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Kenwood, USADR In DAR Agreement

Kenwood has become the first CE manufacturer to commit to developing terrestrial digital audio radio (DAR) receivers for sale in the U.S.

The company signed a technology and marketing agreement with USA Digital Radio (USADR), which plans in the summer to launch field tests of an in-band/on-channel (IBOC) technology that lets AM and FM broadcasters use their existing frequencies to deliver digital programming.

The Kenwood agreement follows the signing of technology and marketing agreements with three of the big five broadcast equipment manufacturers to speed the technology’s market entry, said USADR president Robert Struble.

Field tests with equipment from these companies will be held throughout the country on AM and FM bands. USADR hopes to complete them by the end of the year, Struble said.

USADR’s technology is incompatible with a rival IBOC technology developed by Lucent, which hasn’t yet announced technology agreements with CE makers. But Lucent has reported agreements with two major broadcast-equipment manufacturers and began field-testing in April, a spokesman said. Lucent hopes to wrap up the tests in December.

For its part, Kenwood said it is shooting for first quarter 2001 availability of an IBOC home or car receiver. The car receiver would probably be designed like its Eureka-technology DAR receivers sold in Canada and Europe. They plug into DAR-ready head units through their CD-changer inputs, said mobile VP Bob Law. An IBOC receiver for the U.S. might cost a little less than the Eureka receivers’ $1,000, he said.

USADR is majority-owned by radio networks operating 1,600 of the nation’s 12,500 commercial and nonprofit AM and FM stations in 192 of the 268 Arbitron-rated radio markets, said USADR marketing director David Salemi, who claimed broadcaster ownership will “break the chicken-and-egg syndrome.” The investors include the country’s top nine radio networks.

Another 500 stations, many of them in small and mid-size markets, want to adopt the technology, he added. Those stations include AM stations interested in converting back to music programming because of the enhanced fidelity offered by digital, he said.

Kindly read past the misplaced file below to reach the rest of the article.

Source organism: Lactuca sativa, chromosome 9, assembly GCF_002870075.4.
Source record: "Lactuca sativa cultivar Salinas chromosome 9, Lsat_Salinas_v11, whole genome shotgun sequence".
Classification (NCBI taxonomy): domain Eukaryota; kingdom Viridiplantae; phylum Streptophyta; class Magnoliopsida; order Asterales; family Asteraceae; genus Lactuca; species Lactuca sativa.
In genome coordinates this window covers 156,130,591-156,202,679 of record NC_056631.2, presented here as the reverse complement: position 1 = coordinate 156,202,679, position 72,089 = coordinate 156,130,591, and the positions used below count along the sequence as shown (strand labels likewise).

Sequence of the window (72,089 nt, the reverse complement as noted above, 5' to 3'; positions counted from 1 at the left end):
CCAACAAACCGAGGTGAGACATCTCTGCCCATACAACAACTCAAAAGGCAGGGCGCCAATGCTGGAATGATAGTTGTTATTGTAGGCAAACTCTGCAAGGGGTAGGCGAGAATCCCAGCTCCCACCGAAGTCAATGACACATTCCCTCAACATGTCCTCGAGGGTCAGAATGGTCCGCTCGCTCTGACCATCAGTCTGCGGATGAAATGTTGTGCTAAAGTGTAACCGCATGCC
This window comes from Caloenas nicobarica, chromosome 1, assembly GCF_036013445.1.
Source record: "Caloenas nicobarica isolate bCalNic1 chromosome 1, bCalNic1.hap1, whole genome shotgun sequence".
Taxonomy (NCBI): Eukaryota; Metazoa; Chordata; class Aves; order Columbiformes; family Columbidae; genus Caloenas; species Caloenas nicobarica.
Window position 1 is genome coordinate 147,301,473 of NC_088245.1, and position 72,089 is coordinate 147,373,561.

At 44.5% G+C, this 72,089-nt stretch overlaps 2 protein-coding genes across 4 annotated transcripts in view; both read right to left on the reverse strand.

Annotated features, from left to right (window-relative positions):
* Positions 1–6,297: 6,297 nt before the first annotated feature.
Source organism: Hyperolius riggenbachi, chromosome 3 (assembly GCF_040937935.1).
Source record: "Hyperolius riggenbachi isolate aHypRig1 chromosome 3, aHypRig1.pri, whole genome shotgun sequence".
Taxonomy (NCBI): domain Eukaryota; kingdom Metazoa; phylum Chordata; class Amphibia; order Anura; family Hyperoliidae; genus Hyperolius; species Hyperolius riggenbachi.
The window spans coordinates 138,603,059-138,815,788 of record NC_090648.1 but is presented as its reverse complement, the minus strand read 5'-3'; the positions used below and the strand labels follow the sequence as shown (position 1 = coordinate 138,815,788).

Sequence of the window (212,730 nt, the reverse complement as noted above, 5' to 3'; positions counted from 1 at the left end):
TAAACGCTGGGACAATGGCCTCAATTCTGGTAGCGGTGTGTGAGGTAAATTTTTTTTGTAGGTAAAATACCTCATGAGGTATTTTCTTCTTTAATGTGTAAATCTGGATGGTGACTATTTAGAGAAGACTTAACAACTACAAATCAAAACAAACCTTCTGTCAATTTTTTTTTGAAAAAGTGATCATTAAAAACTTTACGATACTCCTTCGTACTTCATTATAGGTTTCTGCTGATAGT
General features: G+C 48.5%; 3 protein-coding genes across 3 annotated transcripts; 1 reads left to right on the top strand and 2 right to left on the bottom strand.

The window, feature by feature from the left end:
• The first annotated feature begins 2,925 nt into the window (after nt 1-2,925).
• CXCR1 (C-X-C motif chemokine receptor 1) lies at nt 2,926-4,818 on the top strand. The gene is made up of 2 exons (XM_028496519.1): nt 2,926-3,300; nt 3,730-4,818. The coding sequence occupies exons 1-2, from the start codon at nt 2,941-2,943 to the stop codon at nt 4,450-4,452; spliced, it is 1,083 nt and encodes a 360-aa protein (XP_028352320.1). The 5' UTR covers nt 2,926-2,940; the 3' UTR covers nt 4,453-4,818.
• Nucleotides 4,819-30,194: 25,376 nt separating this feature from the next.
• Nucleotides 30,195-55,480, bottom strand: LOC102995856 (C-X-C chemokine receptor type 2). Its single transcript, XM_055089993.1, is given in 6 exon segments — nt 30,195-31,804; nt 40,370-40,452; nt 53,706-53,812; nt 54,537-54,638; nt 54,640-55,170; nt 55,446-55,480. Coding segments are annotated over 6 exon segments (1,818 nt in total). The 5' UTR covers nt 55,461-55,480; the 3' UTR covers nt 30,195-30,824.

Because FM stations are expensive, Salemi noted, radio-station investors might want to buy AM stations, upgrade them to digital, and begin broadcasting classical music.

IBOC technologies promise to deliver FM stereo quality on the AM band and “virtual CD quality” on the FM band, said Struble.

Struble believes the FCC, in a planned rule-making proposal due sometime this summer, will seek lab- and field-test results of the competing formats by the end of the year. He hopes the FCC will then choose a single standard for terrestrial DAR.

Once a rule-making proposal is adopted, he said, “in the late third quarter or early fourth quarter of 2000 we expect stations to put IBOC on the air, and in the first quarter of 2001 receivers will be ready for purchase.”

USADR will recommend that the FCC not mandate a conversion timetable as it did with DTV. “We see this as market-driven,” said Struble. “From our marketing studies, we expect that within two years, 30% of AM and FM stations will convert because of the relatively modest price [between $50,000 to $200,000].”

Because IBOC technologies enable broadcasters to simultaneously transmit analog and digital versions of the same program, analog radio might never disappear, he speculated. “Analog could be around forever because of all of the clock radios.”

During the transition stage of simultaneous analog and digital broadcasting, digital broadcast coverage will at least equal that of analog coverage and might actually be better, Struble said.

During the transition phase, Salemi explained, digital broadcasting will restore coverage lost by co-channel interference. In addition, IBOC service will reduce first-adjacent-channel and second-adjacent-channel interference that could also reduce a signal’s reach within a given market, he said.

IBOC will also be more resistant to multipath interference and will eliminate FM background hiss.

The USADR-Kenwood agreement will enable engineers from the respective companies to work together to develop aftermarket car and home receivers. “On the marketing side, we’ll work together to build consumer demand and work with retailers,” Struble said. Kenwood already manufactures Eureka-format terrestrial digital radios available in Europe, he noted.

This month USADR will open up talks with retailers to prepare them for the technology’s launch.

USADR has also talked to all automakers, but Struble said he doesn’t expect terrestrial DAR technology to appear in factory-installed radios for another three or four years because of automaker product-design cycles and because “the OEMs want to see aftermarket demand first.”